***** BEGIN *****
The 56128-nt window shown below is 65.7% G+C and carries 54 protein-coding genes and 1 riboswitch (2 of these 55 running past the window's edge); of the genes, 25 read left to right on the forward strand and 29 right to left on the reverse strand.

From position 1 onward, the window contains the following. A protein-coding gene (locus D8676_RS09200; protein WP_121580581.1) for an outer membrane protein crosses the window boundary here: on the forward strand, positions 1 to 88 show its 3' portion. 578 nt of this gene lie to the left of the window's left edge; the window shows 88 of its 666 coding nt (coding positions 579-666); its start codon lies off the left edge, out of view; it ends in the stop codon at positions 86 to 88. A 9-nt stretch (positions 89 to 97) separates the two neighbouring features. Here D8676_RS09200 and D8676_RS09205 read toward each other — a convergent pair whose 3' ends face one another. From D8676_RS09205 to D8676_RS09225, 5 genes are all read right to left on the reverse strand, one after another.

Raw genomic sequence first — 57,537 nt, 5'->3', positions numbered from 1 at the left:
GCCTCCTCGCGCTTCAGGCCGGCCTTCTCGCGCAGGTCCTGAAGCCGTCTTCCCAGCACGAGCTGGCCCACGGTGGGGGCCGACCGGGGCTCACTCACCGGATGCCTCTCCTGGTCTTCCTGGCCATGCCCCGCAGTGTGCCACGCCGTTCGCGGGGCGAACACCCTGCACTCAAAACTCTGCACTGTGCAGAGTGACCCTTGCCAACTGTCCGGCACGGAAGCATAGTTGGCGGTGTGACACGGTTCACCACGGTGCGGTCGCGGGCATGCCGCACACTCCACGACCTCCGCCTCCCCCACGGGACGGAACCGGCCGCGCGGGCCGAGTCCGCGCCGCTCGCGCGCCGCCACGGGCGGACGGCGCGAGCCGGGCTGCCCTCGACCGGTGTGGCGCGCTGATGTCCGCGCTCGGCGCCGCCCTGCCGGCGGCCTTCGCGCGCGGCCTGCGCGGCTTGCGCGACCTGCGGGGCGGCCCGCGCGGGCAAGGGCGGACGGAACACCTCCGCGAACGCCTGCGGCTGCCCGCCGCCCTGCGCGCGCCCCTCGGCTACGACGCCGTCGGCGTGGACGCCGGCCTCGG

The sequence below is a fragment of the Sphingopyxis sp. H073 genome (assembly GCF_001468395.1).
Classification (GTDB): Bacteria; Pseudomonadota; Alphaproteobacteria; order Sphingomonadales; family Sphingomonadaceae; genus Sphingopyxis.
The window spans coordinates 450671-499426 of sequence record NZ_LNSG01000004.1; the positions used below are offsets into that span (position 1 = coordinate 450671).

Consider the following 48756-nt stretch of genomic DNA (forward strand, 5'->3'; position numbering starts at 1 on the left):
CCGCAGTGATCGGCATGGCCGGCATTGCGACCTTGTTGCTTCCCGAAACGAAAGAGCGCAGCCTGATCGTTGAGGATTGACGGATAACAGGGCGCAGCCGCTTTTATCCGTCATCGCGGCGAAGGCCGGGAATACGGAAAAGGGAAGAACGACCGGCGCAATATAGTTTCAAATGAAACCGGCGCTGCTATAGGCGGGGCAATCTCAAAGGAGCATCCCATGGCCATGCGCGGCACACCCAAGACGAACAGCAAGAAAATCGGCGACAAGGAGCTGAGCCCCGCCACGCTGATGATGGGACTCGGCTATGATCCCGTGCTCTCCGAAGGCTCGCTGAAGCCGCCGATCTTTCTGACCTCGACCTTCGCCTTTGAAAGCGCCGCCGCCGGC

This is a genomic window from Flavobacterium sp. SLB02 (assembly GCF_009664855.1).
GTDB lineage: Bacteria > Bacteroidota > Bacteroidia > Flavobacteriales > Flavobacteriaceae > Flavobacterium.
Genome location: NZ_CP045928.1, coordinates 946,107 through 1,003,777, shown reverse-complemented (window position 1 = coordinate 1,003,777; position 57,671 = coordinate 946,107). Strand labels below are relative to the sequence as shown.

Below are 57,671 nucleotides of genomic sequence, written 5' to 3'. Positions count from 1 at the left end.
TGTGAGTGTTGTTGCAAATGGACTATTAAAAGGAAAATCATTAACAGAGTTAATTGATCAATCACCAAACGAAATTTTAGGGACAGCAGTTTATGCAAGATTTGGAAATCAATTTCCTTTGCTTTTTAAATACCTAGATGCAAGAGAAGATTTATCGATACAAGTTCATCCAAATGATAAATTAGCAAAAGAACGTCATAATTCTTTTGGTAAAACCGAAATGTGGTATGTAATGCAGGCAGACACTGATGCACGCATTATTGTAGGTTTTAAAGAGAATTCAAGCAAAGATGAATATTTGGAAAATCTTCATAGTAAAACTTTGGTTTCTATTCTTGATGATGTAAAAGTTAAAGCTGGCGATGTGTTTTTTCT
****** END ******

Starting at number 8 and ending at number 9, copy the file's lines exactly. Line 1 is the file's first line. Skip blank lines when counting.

Consider the following 48756-nt stretch of genomic DNA (forward strand, 5'->3'; position numbering starts at 1 on the left):
CCGCAGTGATCGGCATGGCCGGCATTGCGACCTTGTTGCTTCCCGAAACGAAAGAGCGCAGCCTGATCGTTGAGGATTGACGGATAACAGGGCGCAGCCGCTTTTATCCGTCATCGCGGCGAAGGCCGGGAATACGGAAAAGGGAAGAACGACCGGCGCAATATAGTTTCAAATGAAACCGGCGCTGCTATAGGCGGGGCAATCTCAAAGGAGCATCCCATGGCCATGCGCGGCACACCCAAGACGAACAGCAAGAAAATCGGCGACAAGGAGCTGAGCCCCGCCACGCTGATGATGGGACTCGGCTATGATCCCGTGCTCTCCGAAGGCTCGCTGAAGCCGCCGATCTTTCTGACCTCGACCTTCGCCTTTGAAAGCGCCGCCGCCGGC